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What is the best fish book you have ever read?


Tedrock
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I've got a few books, and a rainbow fish pdf I like to read from time to time. 

 

1. L-Catfishes: Back To Nature (helpful for pleco research and identifying)

2. Loaches: Natural History and Aquarium Care (helpful for loach species)

3. http://rainbowfish.angfaqld.org.au/Book.htm

Number 3 is a very very interesting source on Rainbow Fish. It has a free downloadable pdf that you can save to your computer for referencing. 

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2 minutes ago, Solidus1833 said:

I've got a few books, and a rainbow fish pdf I like to read from time to time. 

 

1. L-Catfishes: Back To Nature (helpful for pleco research and identifying)

2. Loaches: Natural History and Aquarium Care (helpful for loach species)

3. http://rainbowfish.angfaqld.org.au/Book.htm

Number 3 is a very very interesting source on Rainbow Fish. It has a free downloadable pdf that you can save to your computer for referencing. 

The L-Catfish Book illustrates each L-fish by genus and the water parameters where found. Also some breeding and feeding guides for many. The Loaches book is more or less like the catfish book. The rainbow pdf however is just an awesome monster of data. Almost like an expeditionary field book with scientific research and new discoveries. It may be a little dated 2011, but the work was decades in the making. 

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Mine are all old ones. "Sterba's Freshwater Fishes of the World" (the two volume set) is a very handy reference. I probably paid for a house (well a car anyway) for Herbert Axelrod. I had almost every TFH book every written on freshwater and marine fish. The Internet is a much more accessible format these days. If there's something I need to look up, a quick search brings up all kinds of information. I haven't cracked open an aquarium book in quite a while.

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That’s hard.  To many Categories.

Disease and Health 

Spawning and Breeding 

Plants and Aquascaping

Fish by Classification 

So I will go with my first Two I purchase with my own money at a very young age.  And I still have to this day.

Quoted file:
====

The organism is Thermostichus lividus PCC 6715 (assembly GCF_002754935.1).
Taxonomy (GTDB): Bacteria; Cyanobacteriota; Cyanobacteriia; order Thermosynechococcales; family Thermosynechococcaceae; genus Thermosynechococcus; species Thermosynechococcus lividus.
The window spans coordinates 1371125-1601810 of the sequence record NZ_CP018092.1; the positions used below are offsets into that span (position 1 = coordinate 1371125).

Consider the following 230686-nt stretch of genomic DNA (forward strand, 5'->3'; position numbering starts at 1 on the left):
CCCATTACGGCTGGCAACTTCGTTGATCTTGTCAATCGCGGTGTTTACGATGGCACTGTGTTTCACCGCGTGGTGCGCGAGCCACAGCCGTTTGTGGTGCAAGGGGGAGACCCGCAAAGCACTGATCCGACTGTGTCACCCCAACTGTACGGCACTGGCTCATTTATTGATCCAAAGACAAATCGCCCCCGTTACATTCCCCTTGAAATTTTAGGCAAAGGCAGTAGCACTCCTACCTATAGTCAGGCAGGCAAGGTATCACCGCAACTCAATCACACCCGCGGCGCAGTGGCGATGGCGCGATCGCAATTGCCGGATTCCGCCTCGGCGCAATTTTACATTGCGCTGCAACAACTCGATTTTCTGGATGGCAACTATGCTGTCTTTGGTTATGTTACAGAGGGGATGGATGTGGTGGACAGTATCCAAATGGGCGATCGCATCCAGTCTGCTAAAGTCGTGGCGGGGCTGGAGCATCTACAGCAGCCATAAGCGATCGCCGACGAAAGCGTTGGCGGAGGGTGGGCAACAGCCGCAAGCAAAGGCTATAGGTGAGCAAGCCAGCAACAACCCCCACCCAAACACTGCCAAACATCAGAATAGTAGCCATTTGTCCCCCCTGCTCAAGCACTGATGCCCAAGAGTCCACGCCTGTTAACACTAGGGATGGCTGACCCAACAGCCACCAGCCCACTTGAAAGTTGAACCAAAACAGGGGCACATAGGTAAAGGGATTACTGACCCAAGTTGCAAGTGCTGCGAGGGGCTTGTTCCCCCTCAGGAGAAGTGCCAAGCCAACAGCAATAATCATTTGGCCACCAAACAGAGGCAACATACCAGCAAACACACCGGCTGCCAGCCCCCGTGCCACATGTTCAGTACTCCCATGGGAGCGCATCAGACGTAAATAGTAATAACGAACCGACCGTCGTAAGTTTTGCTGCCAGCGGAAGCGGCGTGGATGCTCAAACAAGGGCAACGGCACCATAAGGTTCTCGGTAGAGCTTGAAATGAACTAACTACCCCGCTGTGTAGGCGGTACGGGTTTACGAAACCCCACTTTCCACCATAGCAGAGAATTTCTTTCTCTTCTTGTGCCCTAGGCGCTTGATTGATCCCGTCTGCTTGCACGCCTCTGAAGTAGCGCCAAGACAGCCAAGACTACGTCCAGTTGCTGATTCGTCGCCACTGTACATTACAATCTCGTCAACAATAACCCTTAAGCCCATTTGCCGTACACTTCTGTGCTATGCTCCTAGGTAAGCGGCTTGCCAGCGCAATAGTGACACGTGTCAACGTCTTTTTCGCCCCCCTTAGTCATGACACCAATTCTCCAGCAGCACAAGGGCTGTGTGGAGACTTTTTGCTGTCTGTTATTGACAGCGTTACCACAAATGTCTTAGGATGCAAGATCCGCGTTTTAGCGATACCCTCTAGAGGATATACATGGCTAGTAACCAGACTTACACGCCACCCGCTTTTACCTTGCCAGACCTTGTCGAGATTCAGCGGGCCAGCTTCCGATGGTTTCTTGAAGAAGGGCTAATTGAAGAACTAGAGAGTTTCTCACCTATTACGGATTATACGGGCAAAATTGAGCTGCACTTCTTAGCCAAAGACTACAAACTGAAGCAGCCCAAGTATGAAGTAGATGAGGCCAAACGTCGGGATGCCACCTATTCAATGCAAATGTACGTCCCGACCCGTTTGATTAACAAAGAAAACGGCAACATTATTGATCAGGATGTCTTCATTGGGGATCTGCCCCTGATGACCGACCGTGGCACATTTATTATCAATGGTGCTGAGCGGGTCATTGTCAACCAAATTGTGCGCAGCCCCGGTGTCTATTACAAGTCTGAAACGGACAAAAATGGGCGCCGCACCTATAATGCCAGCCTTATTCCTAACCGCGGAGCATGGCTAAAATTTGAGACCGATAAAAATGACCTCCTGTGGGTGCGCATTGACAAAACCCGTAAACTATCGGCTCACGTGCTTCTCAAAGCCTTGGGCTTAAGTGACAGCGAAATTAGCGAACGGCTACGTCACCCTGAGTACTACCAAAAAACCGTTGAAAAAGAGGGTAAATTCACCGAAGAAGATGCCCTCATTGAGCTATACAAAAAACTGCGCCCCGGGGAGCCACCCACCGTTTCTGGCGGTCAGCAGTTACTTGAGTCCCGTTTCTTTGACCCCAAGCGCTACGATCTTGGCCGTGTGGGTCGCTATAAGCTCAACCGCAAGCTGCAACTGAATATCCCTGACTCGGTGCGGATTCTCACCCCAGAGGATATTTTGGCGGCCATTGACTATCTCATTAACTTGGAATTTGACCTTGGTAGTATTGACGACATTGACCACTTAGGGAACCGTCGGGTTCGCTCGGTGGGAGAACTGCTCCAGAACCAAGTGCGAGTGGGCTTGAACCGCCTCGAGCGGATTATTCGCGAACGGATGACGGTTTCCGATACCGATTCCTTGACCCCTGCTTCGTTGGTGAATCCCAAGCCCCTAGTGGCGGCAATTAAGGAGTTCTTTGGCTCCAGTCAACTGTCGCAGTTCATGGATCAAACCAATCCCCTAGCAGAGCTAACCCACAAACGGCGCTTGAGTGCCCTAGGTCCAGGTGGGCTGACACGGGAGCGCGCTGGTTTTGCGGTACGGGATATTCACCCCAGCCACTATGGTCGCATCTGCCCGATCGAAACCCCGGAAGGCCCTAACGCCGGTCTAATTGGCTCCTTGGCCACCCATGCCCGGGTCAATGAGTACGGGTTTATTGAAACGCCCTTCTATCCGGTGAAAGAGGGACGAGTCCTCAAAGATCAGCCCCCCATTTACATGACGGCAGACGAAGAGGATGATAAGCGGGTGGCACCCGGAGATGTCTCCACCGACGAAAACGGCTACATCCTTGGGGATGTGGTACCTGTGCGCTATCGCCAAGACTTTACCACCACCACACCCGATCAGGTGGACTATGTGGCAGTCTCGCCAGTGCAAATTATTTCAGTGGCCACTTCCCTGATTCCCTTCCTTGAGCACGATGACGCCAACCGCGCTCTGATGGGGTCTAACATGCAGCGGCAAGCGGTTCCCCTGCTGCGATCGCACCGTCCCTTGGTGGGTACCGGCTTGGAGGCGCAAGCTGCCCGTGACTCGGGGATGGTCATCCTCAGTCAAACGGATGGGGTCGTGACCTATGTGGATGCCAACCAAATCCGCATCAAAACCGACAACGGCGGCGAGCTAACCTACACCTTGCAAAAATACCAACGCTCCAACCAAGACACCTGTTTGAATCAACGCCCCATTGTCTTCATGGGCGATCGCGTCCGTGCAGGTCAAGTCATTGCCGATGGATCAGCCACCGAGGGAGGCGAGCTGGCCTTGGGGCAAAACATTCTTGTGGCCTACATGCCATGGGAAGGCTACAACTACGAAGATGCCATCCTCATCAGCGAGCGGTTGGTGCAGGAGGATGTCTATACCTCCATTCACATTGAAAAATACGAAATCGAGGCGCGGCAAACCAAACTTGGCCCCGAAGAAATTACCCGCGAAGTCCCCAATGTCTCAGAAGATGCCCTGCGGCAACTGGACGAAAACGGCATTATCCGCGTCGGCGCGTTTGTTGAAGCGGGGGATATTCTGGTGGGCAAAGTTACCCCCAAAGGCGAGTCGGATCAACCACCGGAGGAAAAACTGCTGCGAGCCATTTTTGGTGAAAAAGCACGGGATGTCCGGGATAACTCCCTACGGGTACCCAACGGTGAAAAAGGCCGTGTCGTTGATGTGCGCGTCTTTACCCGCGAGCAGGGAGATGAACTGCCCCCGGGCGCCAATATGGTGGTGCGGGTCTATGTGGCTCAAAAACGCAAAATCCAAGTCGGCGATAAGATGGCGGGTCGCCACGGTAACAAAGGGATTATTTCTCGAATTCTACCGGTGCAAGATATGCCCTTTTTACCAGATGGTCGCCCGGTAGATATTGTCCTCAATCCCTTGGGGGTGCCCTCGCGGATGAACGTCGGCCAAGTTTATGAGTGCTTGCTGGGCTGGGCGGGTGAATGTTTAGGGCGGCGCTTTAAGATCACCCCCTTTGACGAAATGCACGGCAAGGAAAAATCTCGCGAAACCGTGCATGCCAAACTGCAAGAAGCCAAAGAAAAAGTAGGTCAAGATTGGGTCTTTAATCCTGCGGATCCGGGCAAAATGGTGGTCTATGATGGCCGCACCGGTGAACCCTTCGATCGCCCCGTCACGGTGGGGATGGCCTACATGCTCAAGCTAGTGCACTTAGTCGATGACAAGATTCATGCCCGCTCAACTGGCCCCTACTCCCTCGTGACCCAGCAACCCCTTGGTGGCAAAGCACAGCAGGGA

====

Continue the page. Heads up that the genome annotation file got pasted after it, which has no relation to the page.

exotic aquarium fishes by Dr. William T. Innes

encylopedia of tropical fishes by Dr. Herbert R. Axelrod.

 

 

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Here are a few:

"Aquascaping" by George Farmer

"Sunken Gardens" by Karen Randall

"Ecology of the Planted Aquarium" by Diana Walstad

An older title of two Japanese authors that predates Takashi Amano but you might find it on Abebooks.com:

"The Natural Aquarium - How to imitate Nature in Your Home" By Satoshi Yoshino and Doshin Kobayashi

And my latest purchase by Creative Aquascaping Union published by Daehne Verlag in Germany

"Aquascape - Lebendige Kunstwerke (transl.: Living Works of Art)"

 

 

 

 

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Edited by Jungle Fan
Wrong picture
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@Jungle Fan, I just finished reading George Farmer's book. EXCELLENT resource, even though I have no desire to use CO2 or go high tech with my tanks. He provides some great information. Walstad's book was also very informative.

Another book I just finished reading that I really liked and contains great information is Encyclopedia of Aquarium Plants by Peter Hiscock. It's missing some of the more recent plants, but I've added notes to cover those. I have NO qualms about making notes in books I know I'll be holding onto and referencing! 😁

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@Dawn TBoth of Peter Hiscocks books are chock full of good info, although some of the plant info is more complete in Christel Kasselmann's books. It's funny because just when I saw your post I had taken a picture of some of the books in my library to send to a friend in Adelaide, Australia who had asked about his books in regards to biotopes.

While his book on "Aquarium Designs" captures the essence of biotope inspired tanks, with the plant selection they are not strict biotopes such as in Heiko Bleher's "Bleher's Biotopes". I try to study a habitat for my tanks but strict biotopes with the limitation they put on plants often look somewhat bleak for my taste so I like the habitat inspired version.  "The Complete Aquarium" also had some biotope inspired aquarium designs in it, but on a somewhat simpler level than "Aquarium Designs". I also like the book by Horst Linke and Dr, Wolfgang Staeck "American Cichlids 1 Dwatf Cichlids" because it describes the respective habitats as well.

The "Mini-Encyclopedia of Aquarium Plants" is just an abbreviated smaller version of Hiscock's encyclopedia for handier every day use. "The Art of Aquascaping" by James Findley is along the lines of George Farmer. I've been collecting aquarium books for a long time, and my library now has English, German, French, and Dutch titles and while much is the same there is always something new, some little tidbit, shortcut, method, or equipment to build to learn.

I also take notes but mine do get added to a log I keep and I place colored markers for plant, fish, equipment, food, health, or water chemistry on the pages. I keep telling myself that sooner, or later I'll transfer them on my computer and will make it easier to find, ...lots of good intentions... I had gotten the book  by David Baruchowitz on "The Balanced Aquarium" because I thought it would be in line with Walstad but I prefer her book.

One book I really enjoyed, although technically a children's book is "Amazon Adventure" by Sy Montgomery which describes Project Piaba where my cardinals and rummynoses originate from.

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